Babywearing of Hampton Roads

Keeping caregivers and children close since 2013


Leave a comment

Water Wearing!


It is swim season! Pools are opening and we are all rushing to the nearest beach to stay cool during this hot weather. Babies get very slippery in the water so what do you do? I know what you are all thinking now…”What do I do with my slick my baby at the pool?” The answer is easy.

Water carriers!

 These carriers are often made of bathing suit material or athletic mesh. They are lightweight and fast-drying which makes them great for the pool bag. They also are pretty breathable. 

Wraps-These are normally wrapped just like a stretchy carrier, using the pocket wrap cross carry. There are a many retailers who sell these. Numerous people make them on their own as well. This is a great option for those who love wrapping!
Our friend Jenny wears Gideon in a water wrap at the pool!
Ring Slings– Water slings are a great choice! These are made with mesh usually, and have plastic rings. There are also water slings that are made from a polyester/elastan blend. Water ring slings are a popular choice because of their availability. They are also easier to use than many other options. Popping baby in and out is fast! Our Southside lending library has a mesh water sling available for checkout.
VBE Dani is using a water ring sling here, and  says “Wearing in the pool last summer made it so much easier for my little one to stay warm against me while also enjoying the water. We wore her everywhere and she got used to the water really fast!”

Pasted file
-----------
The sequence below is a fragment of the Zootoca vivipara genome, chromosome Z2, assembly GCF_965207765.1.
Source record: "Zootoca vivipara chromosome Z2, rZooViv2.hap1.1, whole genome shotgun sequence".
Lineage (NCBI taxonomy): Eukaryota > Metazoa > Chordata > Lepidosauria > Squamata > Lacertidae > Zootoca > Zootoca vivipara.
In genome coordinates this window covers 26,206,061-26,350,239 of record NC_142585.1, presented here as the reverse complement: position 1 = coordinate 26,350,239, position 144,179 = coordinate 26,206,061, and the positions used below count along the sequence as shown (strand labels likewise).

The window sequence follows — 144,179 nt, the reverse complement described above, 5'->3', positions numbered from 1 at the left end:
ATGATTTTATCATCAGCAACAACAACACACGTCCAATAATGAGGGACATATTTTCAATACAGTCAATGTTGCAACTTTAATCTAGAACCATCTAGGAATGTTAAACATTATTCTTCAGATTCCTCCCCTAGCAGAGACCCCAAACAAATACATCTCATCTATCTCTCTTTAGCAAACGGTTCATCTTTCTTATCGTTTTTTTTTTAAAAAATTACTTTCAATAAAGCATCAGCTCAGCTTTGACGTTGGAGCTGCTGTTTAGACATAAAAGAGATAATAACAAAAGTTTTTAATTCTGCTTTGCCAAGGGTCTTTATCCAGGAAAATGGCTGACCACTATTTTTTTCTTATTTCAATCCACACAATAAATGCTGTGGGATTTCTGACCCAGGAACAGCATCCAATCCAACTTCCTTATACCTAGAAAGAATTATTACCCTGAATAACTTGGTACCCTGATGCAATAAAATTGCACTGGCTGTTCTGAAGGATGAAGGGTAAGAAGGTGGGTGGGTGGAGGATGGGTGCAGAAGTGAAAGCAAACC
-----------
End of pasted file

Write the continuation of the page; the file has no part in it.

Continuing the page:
Pouch Slings– Like ring slings, these are also readily available. It is also easy to pop baby in and out quickly!
CSV Anne says “Wearing allowed us to play along the breakers at the beach. It kept my daughter secure and allowed her to feel safe. It also made it easier to carry my daughter to and from the car with all of our stuff.”

   

VBE Brittany enjoys using a regular ol Seven Sling poolside and in the pool.


Always remember to pay attention to where your baby’s head is while in and out of the water. You may go a little further out in the pool or ocean than you realize. Don’t forget that the ABCs of babywearing apply in the water as well!

There are numerous shops online that sell these water carriers. I recently even saw water mei tais! If you have any questions about how to use these carriers or where to buy them, do not hesitate to ask in our chatter group! We look forward to seeing you there!


Leave a comment

Carry of the Month: Pouch Sling Tummy to Tummy

Please read our disclaimer before trying this carry.

We see pouches at our meetings all the time and they do not get enough credit. They are wicked easy to use if you get one that fits properly and if you understand how they work. A lot of them are quite thin and would work excellent for the summer or just for slipping in the diaper bag in case of an emergency. They’re also an inexpensive option and would be a great carrier to leave in the car in case you forget a carrier from home.

Some popular brands are Hot Slings and Seven Slings. We see these two brands often and they’re both great pouches. Both of their sizing information is located on their websites but I’ll show you a little bit in this tutorial on what I find makes a great fitting pouch as well.